Online Video Lets Professors Flip the Classroom
The biology professor walks into the classroom and stands in front of about 30 students at their desks. She has a model of a human heart, ready to lecture on the flow of blood through its chambers. Students in the front row have a pretty good view, while those seated in the second row have to work a little harder to see. She traces the flow of blood through the heart using her finger. To help out the students in the back rows, the professor holds the model up high and then passes it around so each student can get a closer look, but only for a moment.
Now imagine the same professor has an animated video of the heart that she can show the class. Projected on-screen, the image is orders of magnitude larger than the model, and even the back row can see clearly. This is an example of using video in the classroom that should seem pretty familiar to most educators.
Since the first 16mm projector was wheeled into a classroom, motion pictures have been a part of teaching. Whether it’s a nature film featuring footage from far-off lands or demonstrations of chemical reactions too dangerous for any high school lab, videos let students see and hear worlds in ways that books and lectures do not.
Streaming Media readers know that videos don’t have to be limited to the classroom projector. Yet, too often, we educators are stuck in the mindset of treating online video like Netflix—a more convenient alternative to an in-class showing. Bringing instructional videos online multiplies the opportunities to enhance learning, not just supplements it.
Consider the example of the biology lesson, only move that heart video online. Assigned to watch it before class, a student can pause the video to examine the image carefully or review a portion to make sure he understands. So prepared before class even begins, students can use class meetings to ask more informed questions that make better use of the professor’s time and expertise.
This trend has been called “flipping the classroom.” The flip is that some of the material conventionally delivered by in-class lecture is instead recorded for students to view before class.
This strategy is not limited to lecture material. Students in many clinical fields are required to view demonstrations of examinations. In the past, an instructor might invite a clinician and a willing patient to demonstrate some basic evaluations such as taking blood pressure.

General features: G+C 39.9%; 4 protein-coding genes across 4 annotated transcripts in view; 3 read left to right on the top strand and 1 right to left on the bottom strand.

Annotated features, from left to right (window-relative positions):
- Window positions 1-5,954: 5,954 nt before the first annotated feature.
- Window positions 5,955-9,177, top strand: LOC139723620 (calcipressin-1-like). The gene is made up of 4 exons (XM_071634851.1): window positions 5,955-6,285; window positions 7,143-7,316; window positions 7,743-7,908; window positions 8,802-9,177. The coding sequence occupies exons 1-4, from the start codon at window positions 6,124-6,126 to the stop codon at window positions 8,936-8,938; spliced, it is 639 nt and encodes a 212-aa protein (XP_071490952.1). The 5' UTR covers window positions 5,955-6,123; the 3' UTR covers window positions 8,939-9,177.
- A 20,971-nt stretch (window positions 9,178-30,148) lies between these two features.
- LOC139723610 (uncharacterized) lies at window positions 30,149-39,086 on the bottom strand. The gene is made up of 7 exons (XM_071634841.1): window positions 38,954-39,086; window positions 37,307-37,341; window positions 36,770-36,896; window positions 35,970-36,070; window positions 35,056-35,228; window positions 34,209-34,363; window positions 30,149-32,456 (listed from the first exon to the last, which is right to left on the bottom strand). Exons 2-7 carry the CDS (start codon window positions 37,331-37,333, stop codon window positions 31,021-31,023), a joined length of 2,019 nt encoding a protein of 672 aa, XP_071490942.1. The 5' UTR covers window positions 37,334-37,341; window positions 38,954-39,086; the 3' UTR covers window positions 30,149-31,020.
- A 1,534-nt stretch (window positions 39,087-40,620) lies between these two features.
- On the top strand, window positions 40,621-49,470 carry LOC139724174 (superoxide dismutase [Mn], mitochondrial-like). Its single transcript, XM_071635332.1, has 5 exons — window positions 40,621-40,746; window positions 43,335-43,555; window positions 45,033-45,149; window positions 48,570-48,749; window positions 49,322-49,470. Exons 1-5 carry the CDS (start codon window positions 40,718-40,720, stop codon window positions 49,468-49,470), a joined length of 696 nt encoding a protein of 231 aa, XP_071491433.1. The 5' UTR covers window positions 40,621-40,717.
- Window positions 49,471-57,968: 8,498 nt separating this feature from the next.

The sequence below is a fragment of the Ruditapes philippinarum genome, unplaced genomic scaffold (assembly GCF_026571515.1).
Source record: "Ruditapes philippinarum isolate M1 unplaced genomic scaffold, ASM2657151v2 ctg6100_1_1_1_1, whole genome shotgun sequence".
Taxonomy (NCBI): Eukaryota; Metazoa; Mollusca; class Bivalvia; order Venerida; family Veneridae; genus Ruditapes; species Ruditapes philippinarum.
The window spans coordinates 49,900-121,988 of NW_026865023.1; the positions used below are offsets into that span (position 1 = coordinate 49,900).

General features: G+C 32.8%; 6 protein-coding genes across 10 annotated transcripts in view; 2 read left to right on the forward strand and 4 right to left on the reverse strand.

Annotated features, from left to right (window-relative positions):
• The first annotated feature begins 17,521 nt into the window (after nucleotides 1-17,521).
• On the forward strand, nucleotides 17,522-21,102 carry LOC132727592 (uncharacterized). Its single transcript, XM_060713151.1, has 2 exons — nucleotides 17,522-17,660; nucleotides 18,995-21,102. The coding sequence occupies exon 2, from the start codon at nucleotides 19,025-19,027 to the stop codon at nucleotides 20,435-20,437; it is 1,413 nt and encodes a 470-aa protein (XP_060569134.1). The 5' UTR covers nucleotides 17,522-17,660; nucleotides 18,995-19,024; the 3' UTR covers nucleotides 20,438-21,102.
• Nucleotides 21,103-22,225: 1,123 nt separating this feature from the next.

Turn this into a video and the instructor can make sure that the camera clearly records every important detail. The instructor can control the attention of the student viewing the video far better than he can manage that of the student in a classroom, who may get distracted by an aspect of the procedure that isn’t relevant. That blood pressure gauge that can’t be read by anyone besides the demonstrator can be shown close-up on the screen.
Teachers and producers developing online courses are familiar with some of these approaches. They have become all the more vital with the recent rise of massive open online courses, or MOOCs, which rely more heavily on recorded content to serve thousands of students around the world in a single course.
Many faculty members I’ve worked with in developing online courses have become excited and reinvigorated about their traditional on-the-ground classes when they have the opportunity to create videos for distance learning. I ask them, “What would you like to show in your traditional class that you can’t, or what would you like to demonstrate better?” Inevitably, they have at least a small wish list of programs that end up being produced.
Online video allows us to make the internet an extension of the classroom. Enhancement happens when we use it as a tool to communicate and show the things we can’t do so well in that classroom.
This article appears in the June/July 2013 issue of Streaming Media magazine under the title "Flipping the Classroom With Video."
Thanks to platforms like Skype, Google Hangouts, and Apple FaceTime, instructors can break up the routine by bringing in a guest or two.
Online video is flipping the classroom: students view instructor videos at home, then do homework in class for maximum teacher-student interaction.